Would really like a laptop that would reliably run VMs on Linux or something other than an Apple / Microsoft OS.

    I have an iPad with a Zagg Bluetooth keyboard which is great for email and browsing. Not so good for managing file systems.

    SSD hard disks are the only way to go if you want less weight, more speed, more reliability and less power use.

  10. Last year, I bought a Lenovo Thinkpad. It’s the best value computer I’ve ever owned. For less than $400, it has a big hard drive, lots of RAM, good battery life, and all the ports I need. It doesn’t have a CD ROM drive, but I have a USB external one. I just loaded Libre Office and Open Office after I got it, and bought Simply FORTRAN for $100 (it’s like Leahy, only 50 times cheaper). This machine could easily run Linux (mine is Windows 7, and I have no complaints). I highly recommend it.

      1. Libre’s spreadsheet has some features Open doesn’t, and each has quirks when it comes to working on various Microsoft Office documents. If one doesn’t work, I switch to the other.

  11. In theory the Microsoft Store sells laptops, converibles and tablets by brand name makers as ‘Signature’ editions with no bloat ware, just Windows. Haven’t tried them myself.

    1. LIkewise, the Surface convertible line from Microsoft is supposedly quite flexible and powerful. Haven’t tried one, but might suit Rand’s purpose. You still get the Windows 10 “features” …

  12. When Macs first came out, I disliked them at once; whatever wiring in the brain it is that “just take all the options away” is the right interface, I don’t have. Windows was better, in that you could use the GUI for what it was good for, and the command line for what it was good for. It wasn’t until I found the source material from which MacOS and Windows were copied that I understood what they were aiming at. UNIX with X-Windows was a fantastic environment for me. Used it most of my time at Intel after mainframes phased out, and I loved it. The main difference in the paradigm is that in UNIX/X-Windows, the GUI is an application, with each window being a separate process. I had my workstation up for over a year once, without ever having to power it down. Oh, individual windows would hang or crash, surely, just as they do in other operating systems, but then you’d just kill that window and get on with your work. No blue screen of death. No stray processes with memory leaks. It was really wonderful, and I really enjoyed working with the GUI 98% of the time, able to use the command line for things the GUI can’t do.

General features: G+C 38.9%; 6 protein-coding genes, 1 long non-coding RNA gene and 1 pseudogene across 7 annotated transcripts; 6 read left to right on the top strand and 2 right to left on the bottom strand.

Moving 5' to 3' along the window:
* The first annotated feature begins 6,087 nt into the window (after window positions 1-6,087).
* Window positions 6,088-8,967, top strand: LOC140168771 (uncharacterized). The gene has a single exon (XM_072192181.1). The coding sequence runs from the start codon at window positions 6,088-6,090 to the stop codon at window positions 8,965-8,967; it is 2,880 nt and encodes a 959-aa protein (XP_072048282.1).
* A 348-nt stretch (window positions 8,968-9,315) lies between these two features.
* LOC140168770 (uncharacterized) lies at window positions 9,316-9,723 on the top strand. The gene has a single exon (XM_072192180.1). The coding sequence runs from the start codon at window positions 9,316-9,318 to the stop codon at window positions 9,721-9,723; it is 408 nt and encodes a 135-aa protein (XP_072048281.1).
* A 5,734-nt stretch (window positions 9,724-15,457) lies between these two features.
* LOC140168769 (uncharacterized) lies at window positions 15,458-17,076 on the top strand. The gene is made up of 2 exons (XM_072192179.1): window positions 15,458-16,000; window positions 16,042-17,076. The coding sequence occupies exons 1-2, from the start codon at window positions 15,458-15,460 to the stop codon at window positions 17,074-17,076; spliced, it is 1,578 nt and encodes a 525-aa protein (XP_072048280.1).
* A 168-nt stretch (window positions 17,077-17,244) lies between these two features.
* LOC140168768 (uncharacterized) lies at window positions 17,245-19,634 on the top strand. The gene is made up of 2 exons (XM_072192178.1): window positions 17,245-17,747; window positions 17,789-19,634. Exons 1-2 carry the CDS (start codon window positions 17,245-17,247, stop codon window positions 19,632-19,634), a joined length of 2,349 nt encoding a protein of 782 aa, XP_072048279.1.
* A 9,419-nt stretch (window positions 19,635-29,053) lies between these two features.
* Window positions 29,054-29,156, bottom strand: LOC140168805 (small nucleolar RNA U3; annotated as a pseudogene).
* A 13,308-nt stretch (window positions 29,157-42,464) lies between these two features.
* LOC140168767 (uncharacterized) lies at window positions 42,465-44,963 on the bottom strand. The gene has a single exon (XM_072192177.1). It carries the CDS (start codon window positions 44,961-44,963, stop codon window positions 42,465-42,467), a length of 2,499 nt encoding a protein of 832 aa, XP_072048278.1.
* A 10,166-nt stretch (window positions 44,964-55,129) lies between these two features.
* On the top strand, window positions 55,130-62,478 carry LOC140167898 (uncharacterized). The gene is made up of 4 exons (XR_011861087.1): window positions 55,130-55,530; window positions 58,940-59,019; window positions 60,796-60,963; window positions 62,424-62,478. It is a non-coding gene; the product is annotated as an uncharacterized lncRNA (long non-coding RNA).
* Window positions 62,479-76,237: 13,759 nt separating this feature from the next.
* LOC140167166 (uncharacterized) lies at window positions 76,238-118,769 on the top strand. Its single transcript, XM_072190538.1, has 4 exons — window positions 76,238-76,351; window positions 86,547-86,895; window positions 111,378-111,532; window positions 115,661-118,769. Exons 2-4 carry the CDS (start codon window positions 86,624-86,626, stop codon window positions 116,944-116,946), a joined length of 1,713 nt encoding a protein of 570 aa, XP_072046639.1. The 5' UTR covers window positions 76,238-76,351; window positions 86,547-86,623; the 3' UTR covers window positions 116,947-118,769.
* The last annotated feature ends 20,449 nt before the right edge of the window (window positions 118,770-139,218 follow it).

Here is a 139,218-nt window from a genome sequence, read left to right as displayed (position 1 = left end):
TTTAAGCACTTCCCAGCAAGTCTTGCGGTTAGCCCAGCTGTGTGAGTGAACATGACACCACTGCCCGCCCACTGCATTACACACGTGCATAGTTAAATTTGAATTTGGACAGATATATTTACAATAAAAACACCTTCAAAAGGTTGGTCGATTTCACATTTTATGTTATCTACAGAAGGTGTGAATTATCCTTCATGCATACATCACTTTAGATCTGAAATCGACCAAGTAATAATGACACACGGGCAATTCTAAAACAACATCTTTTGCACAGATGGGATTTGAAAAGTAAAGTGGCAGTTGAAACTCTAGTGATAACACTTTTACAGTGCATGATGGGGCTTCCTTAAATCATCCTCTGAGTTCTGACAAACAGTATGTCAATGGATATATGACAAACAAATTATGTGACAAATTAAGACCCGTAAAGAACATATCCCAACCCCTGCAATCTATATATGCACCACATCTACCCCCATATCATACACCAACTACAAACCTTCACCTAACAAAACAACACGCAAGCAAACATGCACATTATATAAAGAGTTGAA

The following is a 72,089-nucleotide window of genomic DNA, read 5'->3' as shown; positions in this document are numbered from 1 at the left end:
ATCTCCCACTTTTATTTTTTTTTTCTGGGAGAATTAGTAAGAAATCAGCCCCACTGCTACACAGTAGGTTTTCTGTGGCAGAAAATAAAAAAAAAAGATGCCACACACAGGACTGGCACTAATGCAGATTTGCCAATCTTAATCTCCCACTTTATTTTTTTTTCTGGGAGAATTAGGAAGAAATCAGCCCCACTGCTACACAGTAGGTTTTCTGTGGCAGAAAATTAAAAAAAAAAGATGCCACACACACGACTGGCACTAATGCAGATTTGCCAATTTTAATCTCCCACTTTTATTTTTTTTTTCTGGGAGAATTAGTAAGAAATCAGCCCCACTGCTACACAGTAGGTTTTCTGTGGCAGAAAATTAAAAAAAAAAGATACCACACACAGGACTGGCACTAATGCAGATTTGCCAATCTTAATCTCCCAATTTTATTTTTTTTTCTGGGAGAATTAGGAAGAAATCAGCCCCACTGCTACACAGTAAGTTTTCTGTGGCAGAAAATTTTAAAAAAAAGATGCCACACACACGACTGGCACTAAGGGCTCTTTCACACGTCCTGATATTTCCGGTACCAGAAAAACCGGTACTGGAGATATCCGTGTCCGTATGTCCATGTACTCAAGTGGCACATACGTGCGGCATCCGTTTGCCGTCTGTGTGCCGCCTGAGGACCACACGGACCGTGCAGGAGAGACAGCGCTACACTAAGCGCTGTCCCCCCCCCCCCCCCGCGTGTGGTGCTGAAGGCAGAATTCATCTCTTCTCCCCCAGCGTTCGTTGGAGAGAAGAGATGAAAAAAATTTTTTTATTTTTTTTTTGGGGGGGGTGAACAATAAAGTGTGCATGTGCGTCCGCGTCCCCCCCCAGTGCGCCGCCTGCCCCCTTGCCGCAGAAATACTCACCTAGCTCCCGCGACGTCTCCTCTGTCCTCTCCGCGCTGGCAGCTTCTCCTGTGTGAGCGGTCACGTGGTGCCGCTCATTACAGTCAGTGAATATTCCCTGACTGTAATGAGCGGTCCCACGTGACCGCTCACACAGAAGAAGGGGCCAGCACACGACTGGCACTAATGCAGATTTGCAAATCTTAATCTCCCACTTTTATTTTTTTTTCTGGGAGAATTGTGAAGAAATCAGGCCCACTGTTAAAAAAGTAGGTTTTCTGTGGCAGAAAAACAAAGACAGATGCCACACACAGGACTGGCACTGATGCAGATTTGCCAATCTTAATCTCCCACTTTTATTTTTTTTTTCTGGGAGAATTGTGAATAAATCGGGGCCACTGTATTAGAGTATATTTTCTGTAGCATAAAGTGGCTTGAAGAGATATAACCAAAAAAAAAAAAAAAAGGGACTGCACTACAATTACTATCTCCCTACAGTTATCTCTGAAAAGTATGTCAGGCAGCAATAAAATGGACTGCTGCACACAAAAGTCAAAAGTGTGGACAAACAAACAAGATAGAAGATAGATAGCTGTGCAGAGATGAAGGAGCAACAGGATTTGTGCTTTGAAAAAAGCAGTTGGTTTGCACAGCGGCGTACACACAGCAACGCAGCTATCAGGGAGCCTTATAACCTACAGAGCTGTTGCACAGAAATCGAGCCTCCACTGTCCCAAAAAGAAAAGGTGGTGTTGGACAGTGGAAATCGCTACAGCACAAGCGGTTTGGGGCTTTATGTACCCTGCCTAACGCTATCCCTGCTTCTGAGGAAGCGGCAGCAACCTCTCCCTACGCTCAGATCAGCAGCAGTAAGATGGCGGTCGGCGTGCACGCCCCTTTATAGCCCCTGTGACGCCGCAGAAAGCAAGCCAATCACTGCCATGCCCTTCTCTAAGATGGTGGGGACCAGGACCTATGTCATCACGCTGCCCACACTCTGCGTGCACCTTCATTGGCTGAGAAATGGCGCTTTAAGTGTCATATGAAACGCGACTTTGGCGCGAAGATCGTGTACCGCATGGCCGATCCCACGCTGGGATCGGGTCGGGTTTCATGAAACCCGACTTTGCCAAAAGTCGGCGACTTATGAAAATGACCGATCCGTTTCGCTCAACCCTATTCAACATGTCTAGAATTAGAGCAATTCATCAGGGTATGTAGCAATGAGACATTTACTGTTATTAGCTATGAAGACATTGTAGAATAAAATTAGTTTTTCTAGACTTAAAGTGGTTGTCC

Sadly, even though Linux is proliferating now, the center of gravity of the software I use is still very much on Windows, so going back doesn’t make sense — but it is frustrating to realize that the problems and limitations of MacOS and Windows were needless, and that the systems from which they were copied had all the convenience of GUIs without the limitations.

    1. The Mac isn’t nearly as bad since OS X came out. It’s based on BSD UNIX with their own desktop environment system. Which is based on NeXTSTEP. It is pretty good as a workstation environment actually.
      You have a UNIX command line now. The problem is most applications aren’t designed to use it, but it’s there and you can compile and run UNIX apps in it.

  13. Remember when audio systems were all components? That makes sense for a computer as well. That way, you just keep the components you like and only upgrade the components you want which would simply snap together. Everything connects to a small box you keep in your pocket which has multiple very small universal wireless micro-usb connectors. To connect your keyboard, display or any other large component you simply remove any fingernail sized connector and attach it to your device. Plug in modules would include whatever size battery you choose, any cpu/gpu, a ROM OS (instant boot, no incremental upgrades) both static and dynamic memory, etc.

    Plug in both a 7″ and 72″ display if you choose. Always use your own perfect keyboard (which you might keep for twenty years while you upgrade everything else 20 times.)

    Share a single wireless usb connector with the person sitting next to you and they can use their clam-shell device (nothing but display and keyboard) without any interference with your own work.

    1. We are kinda, sorta, almost there. I have got the CPU brick (in the Windows world could be an Intel NUC, a Dell Micro, or a Surface on its “kickstand”) down to three plugs — the power plug, the USB plug from a hub, and a video plug. The video is not-quite-there-yet to send that over the USB connection.